Artur Baghdasarian :
Baghdasarian has promised that if elected president he will create around 100,000 new jobs by 2013, the end of the five-year term for the candidate elected president in 2008. "Every year the number of new jobs will reach 20,000. To achieve that target, it is necessary to develop a five-year strategic program and give fresh impetus to production and export, as well as grant tax privileges for a period of one to two years to enterprises creating new jobs," Baghdasarian said.
Artashes Geghamian :
In his extensive campaign platform, Geghamian calls for development of a thorough state social welfare policy. "Creation of opportunities for every person must be the starting prerequisite . . . so that the person is able to exercise his constitutional right to work, as a result of which he will be able to maintain his family in a dignified way," his campaign platform reads.
Hovhannisian touts "social justice" and an employment policy that will link educational institutions and scientific research with actual manufacturing. "Implementation of an active policy for employment and income-generating activities, and formation of an effective, developed labor market where workers will be provided with proper wages, healthy, safe and acceptable conditions of work, and employers will be provided with a competitive workforce with the necessary qualifications," his program reads. As with most candidates, though, the details of how to get to that point are not provided.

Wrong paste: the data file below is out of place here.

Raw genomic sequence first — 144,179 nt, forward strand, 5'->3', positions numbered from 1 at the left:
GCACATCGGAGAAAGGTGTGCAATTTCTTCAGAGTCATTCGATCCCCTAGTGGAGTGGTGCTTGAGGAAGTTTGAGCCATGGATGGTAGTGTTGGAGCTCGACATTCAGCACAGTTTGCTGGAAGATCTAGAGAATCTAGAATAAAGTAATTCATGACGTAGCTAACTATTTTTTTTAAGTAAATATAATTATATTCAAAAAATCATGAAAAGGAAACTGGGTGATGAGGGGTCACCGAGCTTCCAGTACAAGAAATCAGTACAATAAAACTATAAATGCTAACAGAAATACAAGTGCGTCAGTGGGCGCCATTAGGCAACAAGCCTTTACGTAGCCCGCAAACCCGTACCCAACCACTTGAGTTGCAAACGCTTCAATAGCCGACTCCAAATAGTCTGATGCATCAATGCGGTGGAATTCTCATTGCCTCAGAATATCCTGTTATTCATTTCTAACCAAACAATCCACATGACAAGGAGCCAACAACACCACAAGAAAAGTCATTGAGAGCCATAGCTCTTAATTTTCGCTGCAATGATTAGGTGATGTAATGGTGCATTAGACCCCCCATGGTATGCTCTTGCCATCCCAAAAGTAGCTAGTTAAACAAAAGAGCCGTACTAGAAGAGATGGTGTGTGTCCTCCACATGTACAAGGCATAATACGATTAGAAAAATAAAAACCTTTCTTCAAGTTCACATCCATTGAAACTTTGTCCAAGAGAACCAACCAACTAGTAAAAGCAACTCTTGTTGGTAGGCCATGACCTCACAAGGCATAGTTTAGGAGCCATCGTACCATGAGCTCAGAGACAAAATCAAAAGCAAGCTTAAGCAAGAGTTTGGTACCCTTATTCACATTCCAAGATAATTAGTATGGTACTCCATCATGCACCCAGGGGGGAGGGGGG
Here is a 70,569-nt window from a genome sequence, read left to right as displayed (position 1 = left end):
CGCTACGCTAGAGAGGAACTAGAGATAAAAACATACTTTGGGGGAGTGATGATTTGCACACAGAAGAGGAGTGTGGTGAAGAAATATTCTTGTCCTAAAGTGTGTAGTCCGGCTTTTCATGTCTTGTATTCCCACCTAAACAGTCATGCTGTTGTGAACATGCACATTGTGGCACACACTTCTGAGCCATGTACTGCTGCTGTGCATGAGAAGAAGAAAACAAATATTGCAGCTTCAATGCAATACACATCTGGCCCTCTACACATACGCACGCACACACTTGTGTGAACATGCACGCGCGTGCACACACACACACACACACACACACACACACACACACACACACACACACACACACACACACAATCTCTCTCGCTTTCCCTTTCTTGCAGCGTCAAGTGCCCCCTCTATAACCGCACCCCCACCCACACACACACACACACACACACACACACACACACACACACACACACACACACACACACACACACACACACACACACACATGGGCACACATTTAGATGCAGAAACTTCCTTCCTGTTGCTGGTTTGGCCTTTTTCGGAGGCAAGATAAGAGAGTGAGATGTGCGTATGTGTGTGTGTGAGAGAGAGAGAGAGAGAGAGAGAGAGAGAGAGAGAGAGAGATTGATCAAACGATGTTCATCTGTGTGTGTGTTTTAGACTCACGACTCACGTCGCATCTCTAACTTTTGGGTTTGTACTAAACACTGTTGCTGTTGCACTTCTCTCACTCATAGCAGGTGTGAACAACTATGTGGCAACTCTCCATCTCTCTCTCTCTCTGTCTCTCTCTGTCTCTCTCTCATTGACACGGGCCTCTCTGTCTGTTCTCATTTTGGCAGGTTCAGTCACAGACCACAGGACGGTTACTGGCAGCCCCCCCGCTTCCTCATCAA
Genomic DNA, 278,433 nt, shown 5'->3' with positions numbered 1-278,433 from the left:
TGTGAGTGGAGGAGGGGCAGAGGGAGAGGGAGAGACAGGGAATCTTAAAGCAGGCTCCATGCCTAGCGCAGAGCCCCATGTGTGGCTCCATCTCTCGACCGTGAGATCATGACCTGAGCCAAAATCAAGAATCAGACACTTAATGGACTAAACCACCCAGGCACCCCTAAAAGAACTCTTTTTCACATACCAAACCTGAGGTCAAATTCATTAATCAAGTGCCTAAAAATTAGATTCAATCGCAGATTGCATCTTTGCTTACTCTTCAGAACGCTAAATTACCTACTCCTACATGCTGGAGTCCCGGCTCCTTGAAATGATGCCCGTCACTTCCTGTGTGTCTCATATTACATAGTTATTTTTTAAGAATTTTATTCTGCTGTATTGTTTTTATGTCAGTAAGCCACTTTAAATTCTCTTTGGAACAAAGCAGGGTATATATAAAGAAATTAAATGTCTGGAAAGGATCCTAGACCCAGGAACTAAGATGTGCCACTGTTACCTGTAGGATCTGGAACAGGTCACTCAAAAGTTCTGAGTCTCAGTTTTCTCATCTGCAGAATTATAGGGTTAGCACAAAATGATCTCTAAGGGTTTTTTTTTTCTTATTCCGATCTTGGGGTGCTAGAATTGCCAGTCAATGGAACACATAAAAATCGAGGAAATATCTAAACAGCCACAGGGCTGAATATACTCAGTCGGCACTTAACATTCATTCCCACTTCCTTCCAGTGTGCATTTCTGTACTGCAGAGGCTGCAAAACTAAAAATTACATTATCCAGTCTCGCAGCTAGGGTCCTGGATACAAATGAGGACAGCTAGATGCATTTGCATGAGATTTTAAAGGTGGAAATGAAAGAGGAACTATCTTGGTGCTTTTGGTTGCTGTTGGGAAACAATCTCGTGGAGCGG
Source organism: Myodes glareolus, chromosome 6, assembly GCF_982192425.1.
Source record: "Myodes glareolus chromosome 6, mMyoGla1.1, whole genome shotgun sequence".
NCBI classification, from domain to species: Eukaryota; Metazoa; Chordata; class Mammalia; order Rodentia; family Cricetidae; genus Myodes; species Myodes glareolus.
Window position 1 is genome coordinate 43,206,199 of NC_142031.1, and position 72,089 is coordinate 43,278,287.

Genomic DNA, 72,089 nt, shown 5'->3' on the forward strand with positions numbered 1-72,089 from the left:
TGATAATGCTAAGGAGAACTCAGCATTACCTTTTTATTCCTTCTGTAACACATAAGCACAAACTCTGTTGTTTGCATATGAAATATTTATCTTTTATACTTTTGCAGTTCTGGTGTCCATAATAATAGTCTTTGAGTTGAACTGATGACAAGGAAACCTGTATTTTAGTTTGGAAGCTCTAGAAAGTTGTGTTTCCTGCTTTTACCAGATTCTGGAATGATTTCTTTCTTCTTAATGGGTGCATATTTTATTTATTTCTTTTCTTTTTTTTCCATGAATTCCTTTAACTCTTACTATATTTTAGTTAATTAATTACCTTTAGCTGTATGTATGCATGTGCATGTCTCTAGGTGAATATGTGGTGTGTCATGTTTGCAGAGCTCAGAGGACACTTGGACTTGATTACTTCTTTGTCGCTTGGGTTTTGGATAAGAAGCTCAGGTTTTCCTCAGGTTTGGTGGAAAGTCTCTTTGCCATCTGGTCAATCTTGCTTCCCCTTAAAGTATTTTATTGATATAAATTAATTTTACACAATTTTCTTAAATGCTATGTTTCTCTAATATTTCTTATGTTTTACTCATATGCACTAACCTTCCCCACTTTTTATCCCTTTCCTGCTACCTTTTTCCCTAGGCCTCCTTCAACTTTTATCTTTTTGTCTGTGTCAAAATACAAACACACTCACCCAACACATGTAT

Over the next four years, the former president pledges to "triple" salaries and "quadruple" monthly pensions. The mega-hike would come via a Gross Domestic Product twice the size of 2007's $8.8 billion, according to campaign forecasts. Even "more impressive results can be expected in case of the settlement of the Nagorno Karabakh conflict, the lifting of blockades [by Azerbaijan and Turkey] and the opening of the Armenian-Turkish border," he claims.
The prime minister puts the onus on refitting Armenian workers to compete in today's economy. An "effective" labor market itself, he says, will reveal the degree of Armenia's "systemic" unemployment. Once that is known, targeted retraining programs can be introduced to adjust workers' skills to suit available jobs, he claims.
Melikian speaks in his campaign platform about ensuring "a new quality of life," provided via new jobs and the introduction of an insurance system. Details, though, are not elaborated. ?"For years on end, we have tried to overcome poverty and we have failed. In fact, the claims about the improvement of the quality of our life are very exaggerated," Melikian argues